SalaamGarage is a volunteer organization of freelance journalists and photographers dedicated to promoting positive social change. Founded in 2007 by Amanda Koster, the group has traveled around the world giving exposure to humanitarian stories that are unreported in the mainstream media. While SalaamGarage continues to thrive and expand, the need for local chapters has risen to reach more areas and to allow more photographers and journalists to contribute in their own cities. SGLocal-NYC is the first of its kind, a pilot chapter dedicated to covering humanitarian causes in the backyards of New York City’s five boroughs.
The chapter chief and lead producer of SGLocal-NYC is Maggie Soladay, a photo editor who has been with SalaamGarage as a trip leader since 2009. “It has been my goal for years to encourage all photographers to give back,” she says, and SalaamGarage has provided a way for her to do so. Soladay has had remarkable experiences with the organization, such as a trip to Ethiopia in 2010 for a project on the devastating, but preventable birthing injury obstetric fistula. They met two women who had traveled a great distance to Addis Ababa Fistula Hospital for surgery, but did not have any means to get back to their villages. David Goldman, a photographer on the project, spent nearly a thousand dollars of his own money to hire a driver and escort the women home and documented their stories on the way.
It is work like this that Soladay wishes all photographers could do from time-to-time, but she understands that humanitarian projects can be time-consuming and expensive to put together. SGLocal provides a way for photographers and journalists to do pro-bono work with ease. Experienced SG producers build relationships with organizations so that the photographers and journalists can spend their time creating the stories. SGLocal also differs from SalaamGarage in that projects can last for a longer period of time with larger teams and all of the projects cost nothing for contributors. SGLocal is available to more photographers who want to volunteer but do not have the time or money to join SalaamGarage’s international projects.
The first project SGLocal-NYC is tackling is called “Aging-Out of Foster Care in NYC.” The idea came from photographer Yvonne Allaway, who named “mistreatment and neglect of youth in foster care” as the top inequality in New York City that she wanted to change. Research shows dismal statistics for those who age out of the foster care system; many young adults end up in poverty or homeless. There is also little awareness of what happens to those who grow up in the foster system. SGLocal’s aim is to put a face to the statistics and to raise awareness of both their stories and the organizations and programs trying to make a difference.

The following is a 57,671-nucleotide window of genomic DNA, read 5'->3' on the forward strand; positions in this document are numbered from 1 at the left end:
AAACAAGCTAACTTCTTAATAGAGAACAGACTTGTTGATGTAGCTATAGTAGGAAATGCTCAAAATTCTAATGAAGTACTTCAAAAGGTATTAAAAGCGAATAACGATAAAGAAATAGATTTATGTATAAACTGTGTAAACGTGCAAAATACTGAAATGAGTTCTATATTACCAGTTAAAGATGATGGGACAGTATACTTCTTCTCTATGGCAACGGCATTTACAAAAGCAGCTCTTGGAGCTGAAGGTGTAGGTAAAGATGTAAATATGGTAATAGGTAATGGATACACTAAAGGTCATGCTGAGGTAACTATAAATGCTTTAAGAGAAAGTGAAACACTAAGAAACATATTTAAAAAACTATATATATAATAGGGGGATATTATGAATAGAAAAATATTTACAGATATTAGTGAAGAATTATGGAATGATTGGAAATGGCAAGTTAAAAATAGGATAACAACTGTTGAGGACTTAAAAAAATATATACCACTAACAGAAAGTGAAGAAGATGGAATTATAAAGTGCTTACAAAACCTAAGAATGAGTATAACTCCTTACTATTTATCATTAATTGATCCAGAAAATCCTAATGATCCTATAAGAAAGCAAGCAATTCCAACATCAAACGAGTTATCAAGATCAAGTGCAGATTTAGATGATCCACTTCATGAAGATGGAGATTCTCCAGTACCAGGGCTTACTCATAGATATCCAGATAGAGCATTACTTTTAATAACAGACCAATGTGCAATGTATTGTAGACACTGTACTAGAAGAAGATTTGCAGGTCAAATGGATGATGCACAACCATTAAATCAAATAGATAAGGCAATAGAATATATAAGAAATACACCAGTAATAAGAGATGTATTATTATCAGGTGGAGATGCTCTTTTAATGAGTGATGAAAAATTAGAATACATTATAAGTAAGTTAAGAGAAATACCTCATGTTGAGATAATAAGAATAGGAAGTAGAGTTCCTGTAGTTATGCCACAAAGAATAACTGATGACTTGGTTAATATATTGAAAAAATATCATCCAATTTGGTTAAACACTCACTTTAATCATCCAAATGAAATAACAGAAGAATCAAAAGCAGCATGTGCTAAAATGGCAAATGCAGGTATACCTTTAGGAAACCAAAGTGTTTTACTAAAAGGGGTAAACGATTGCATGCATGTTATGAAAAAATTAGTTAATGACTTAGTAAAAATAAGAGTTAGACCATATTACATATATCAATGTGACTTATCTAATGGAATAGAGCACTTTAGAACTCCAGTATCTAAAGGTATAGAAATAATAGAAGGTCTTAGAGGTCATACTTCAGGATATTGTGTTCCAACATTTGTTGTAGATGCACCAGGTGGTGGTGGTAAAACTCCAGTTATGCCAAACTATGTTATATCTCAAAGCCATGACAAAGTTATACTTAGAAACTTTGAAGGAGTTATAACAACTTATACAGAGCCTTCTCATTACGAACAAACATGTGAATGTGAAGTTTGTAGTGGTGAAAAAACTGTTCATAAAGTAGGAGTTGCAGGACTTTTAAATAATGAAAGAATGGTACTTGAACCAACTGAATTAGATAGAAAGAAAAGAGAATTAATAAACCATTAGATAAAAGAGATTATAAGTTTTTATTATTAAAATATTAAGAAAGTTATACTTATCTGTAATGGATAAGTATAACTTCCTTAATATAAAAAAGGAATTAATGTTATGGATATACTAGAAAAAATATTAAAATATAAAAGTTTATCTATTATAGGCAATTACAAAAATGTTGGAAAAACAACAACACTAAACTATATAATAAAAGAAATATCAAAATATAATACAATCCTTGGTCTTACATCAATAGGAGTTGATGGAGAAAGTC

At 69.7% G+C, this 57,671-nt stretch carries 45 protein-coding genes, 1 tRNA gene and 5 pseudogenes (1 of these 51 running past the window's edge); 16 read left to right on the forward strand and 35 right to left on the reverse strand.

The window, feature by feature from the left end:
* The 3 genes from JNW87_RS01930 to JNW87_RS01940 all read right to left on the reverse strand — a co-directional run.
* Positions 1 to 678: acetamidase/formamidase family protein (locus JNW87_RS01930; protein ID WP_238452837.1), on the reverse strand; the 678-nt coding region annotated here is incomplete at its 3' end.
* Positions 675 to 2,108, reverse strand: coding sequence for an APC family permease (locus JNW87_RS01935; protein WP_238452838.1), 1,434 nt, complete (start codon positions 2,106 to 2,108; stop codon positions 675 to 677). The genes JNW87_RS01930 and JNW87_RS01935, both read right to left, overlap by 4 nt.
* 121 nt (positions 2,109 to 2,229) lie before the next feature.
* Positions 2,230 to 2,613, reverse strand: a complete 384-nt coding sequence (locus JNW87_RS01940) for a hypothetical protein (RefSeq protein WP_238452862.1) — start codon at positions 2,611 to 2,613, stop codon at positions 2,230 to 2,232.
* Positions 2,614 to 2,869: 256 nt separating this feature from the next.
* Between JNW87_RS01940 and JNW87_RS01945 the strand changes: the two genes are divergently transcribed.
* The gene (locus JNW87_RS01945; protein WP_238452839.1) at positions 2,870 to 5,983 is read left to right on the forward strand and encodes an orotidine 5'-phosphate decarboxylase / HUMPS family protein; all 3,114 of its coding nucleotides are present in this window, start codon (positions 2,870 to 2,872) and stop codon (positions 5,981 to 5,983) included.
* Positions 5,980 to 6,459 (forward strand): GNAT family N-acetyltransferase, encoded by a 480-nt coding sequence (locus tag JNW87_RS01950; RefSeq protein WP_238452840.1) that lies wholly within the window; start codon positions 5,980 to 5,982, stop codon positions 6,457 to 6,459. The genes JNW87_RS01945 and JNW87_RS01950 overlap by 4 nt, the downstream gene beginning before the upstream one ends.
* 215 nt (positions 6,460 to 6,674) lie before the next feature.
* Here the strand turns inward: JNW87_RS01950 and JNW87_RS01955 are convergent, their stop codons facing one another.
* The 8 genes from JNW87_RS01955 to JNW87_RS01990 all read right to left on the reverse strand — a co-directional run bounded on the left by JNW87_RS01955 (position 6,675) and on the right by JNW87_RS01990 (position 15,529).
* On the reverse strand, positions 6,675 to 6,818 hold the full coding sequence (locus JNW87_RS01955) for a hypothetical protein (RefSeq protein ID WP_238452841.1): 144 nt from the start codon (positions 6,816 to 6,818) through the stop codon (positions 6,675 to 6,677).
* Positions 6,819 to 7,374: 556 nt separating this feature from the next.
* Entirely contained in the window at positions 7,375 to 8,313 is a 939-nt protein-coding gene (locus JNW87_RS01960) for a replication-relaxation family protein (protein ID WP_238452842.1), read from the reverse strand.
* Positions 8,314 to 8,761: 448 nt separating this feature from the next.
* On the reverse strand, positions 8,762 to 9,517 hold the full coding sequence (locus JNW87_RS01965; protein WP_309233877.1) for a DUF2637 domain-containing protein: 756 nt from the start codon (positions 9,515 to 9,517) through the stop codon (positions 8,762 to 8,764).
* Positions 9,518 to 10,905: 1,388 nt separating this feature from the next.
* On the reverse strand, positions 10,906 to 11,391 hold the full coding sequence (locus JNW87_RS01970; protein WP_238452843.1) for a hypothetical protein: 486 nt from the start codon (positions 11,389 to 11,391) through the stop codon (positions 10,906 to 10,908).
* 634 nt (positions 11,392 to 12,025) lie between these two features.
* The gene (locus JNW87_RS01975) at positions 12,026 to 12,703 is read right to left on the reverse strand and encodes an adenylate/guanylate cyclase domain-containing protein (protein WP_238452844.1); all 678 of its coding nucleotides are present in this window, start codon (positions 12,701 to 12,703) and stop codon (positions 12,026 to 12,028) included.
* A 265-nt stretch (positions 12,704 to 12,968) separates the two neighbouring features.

SGLocal assigns photographers and journalists primarily by locality; Soladay wants contributors to work within their own neighborhoods when possible. Then they are matched depending on the subject’s age and gender and the experience and interests of the contributors. Photographer Heather Walsh, co-producer on the foster care project, was matched up with twenty-two-year-old Dmitriy for the first story. Dmitriy was born in Russia and placed in an orphanage before being adopted by an American family in New York who mistreated him. They put him into the foster care system after three years and he moved between an institutional home and two foster care group homes until he turned twenty-one. A year later, he lives on his own and makes a living working for the Oyster Bay Department of Sanitation. Walsh’s project is ongoing, but she has begun by photographing him at home in his personal space.
Twenty-one-year-old Linda has been telling her story to photographer Ian Spanier and his wife, writer Carrie Vining Spanier. Linda was born to a drug-addicted mother along with four brothers and two sisters. At age three, she and her siblings were abandoned and scattered amongst the foster care system. Linda has lived in so many places she can’t count them all, but knows her longest placement lasted only a little over a year. She has experienced abuse and mistreatment her entire life and became a runaway at fourteen, only to return when she became pregnant with her son, Lavontae. Carrie Spanier says, “Her bond with her son is the strongest and longest bond she has ever had with a family member. When asked how she feels about that, she responded, ‘I feel great, I already beat my mom,’ meaning she’s been able to care for her son longer than her mom cared for her.”
So far, 18 young adults who grew up in New York City metro area foster care have agreed to participate along with 15 photographers/videographers and 10 writers/reporters. Project formats are flexible and will vary from project to project. Creative contributors can publish in any medium they choose as long as they have a version that is book-ready. A book version of “Aging-Out of Foster Care in NYC” is currently being put together and 100% of proceeds will go to local organizations helping foster care young adults transition to an independent life.SGLocal-NYC is the “working model” for all other chapters that will open. SalaamGarage aims to open chapters in Chicago, Baltimore, Seattle, Los Angeles, or anywhere that there is interest. To apply for the NYC chapter, participants must fill out an application with an idea for a project, their roles and where they will pitch for publication. Contributors must be committed to publishing their story online or in print. For more information, visit their Web site. To get involved, join their meetup group here.